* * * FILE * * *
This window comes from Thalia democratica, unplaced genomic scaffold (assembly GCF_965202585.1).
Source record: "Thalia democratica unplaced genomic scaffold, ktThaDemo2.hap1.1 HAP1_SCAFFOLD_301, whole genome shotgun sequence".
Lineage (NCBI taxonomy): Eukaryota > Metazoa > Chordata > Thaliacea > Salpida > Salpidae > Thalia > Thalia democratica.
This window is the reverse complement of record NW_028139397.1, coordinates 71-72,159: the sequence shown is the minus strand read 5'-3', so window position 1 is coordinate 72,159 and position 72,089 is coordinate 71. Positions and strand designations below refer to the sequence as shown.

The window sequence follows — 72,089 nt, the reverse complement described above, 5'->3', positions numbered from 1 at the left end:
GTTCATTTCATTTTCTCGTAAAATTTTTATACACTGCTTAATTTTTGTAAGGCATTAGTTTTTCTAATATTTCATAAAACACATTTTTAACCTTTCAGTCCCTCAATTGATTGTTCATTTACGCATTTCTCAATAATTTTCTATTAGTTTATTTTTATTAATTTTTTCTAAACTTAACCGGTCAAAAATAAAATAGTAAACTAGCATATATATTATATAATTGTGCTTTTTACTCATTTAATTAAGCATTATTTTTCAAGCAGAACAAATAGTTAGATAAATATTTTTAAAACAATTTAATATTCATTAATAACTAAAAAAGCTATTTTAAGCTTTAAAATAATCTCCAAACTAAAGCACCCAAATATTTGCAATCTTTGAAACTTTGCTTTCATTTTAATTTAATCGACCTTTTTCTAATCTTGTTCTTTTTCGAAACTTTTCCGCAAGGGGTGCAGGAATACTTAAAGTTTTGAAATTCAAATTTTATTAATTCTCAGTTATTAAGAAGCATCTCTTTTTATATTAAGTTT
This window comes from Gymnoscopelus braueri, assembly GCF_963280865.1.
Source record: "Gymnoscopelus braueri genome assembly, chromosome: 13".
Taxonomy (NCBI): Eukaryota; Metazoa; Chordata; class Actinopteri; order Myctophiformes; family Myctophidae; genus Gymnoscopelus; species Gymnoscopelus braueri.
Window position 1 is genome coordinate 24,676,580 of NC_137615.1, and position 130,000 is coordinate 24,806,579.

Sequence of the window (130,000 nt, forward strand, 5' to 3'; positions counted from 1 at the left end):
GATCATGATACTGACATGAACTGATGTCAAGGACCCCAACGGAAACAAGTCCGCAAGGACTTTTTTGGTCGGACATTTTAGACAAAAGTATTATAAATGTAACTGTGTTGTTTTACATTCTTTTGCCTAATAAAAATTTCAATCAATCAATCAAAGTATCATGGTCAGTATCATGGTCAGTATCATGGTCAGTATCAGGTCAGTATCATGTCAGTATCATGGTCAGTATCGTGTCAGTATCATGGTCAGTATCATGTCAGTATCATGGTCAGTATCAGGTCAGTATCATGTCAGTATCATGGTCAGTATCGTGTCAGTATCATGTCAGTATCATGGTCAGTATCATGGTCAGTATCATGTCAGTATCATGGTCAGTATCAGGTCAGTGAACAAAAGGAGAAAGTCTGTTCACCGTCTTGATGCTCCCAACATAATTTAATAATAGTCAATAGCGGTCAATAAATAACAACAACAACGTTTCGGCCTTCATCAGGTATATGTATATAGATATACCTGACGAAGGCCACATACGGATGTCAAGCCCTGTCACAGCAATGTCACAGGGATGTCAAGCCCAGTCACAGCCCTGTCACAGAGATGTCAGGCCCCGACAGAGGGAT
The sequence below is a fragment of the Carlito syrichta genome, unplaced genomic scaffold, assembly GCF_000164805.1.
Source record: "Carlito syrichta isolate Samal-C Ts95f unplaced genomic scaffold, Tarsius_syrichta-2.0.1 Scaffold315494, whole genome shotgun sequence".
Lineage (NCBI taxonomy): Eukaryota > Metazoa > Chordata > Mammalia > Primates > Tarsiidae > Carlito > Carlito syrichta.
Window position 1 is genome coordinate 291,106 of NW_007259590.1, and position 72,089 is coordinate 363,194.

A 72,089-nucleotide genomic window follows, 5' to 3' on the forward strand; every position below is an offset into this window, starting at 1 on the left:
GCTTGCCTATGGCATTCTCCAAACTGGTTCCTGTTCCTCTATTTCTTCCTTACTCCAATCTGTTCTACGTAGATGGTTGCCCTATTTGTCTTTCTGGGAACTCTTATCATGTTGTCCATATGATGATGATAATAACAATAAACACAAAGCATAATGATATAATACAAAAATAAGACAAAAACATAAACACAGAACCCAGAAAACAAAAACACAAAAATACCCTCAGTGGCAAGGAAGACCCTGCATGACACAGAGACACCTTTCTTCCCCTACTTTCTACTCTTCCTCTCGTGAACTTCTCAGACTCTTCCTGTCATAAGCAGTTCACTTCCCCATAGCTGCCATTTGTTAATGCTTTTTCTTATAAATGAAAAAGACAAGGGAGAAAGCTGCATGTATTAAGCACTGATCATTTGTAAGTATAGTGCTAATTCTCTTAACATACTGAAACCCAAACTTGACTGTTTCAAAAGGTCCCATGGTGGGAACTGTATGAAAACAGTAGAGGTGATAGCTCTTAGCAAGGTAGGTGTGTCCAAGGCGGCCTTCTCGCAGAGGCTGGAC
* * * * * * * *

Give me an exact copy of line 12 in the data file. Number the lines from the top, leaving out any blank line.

GATCATGATACTGACATGAACTGATGTCAAGGACCCCAACGGAAACAAGTCCGCAAGGACTTTTTTGGTCGGACATTTTAGACAAAAGTATTATAAATGTAACTGTGTTGTTTTACATTCTTTTGCCTAATAAAAATTTCAATCAATCAATCAAAGTATCATGGTCAGTATCATGGTCAGTATCATGGTCAGTATCAGGTCAGTATCATGTCAGTATCATGGTCAGTATCGTGTCAGTATCATGGTCAGTATCATGTCAGTATCATGGTCAGTATCAGGTCAGTATCATGTCAGTATCATGGTCAGTATCGTGTCAGTATCATGTCAGTATCATGGTCAGTATCATGGTCAGTATCATGTCAGTATCATGGTCAGTATCAGGTCAGTGAACAAAAGGAGAAAGTCTGTTCACCGTCTTGATGCTCCCAACATAATTTAATAATAGTCAATAGCGGTCAATAAATAACAACAACAACGTTTCGGCCTTCATCAGGTATATGTATATAGATATACCTGACGAAGGCCACATACGGATGTCAAGCCCTGTCACAGCAATGTCACAGGGATGTCAAGCCCAGTCACAGCCCTGTCACAGAGATGTCAGGCCCCGACAGAGGGAT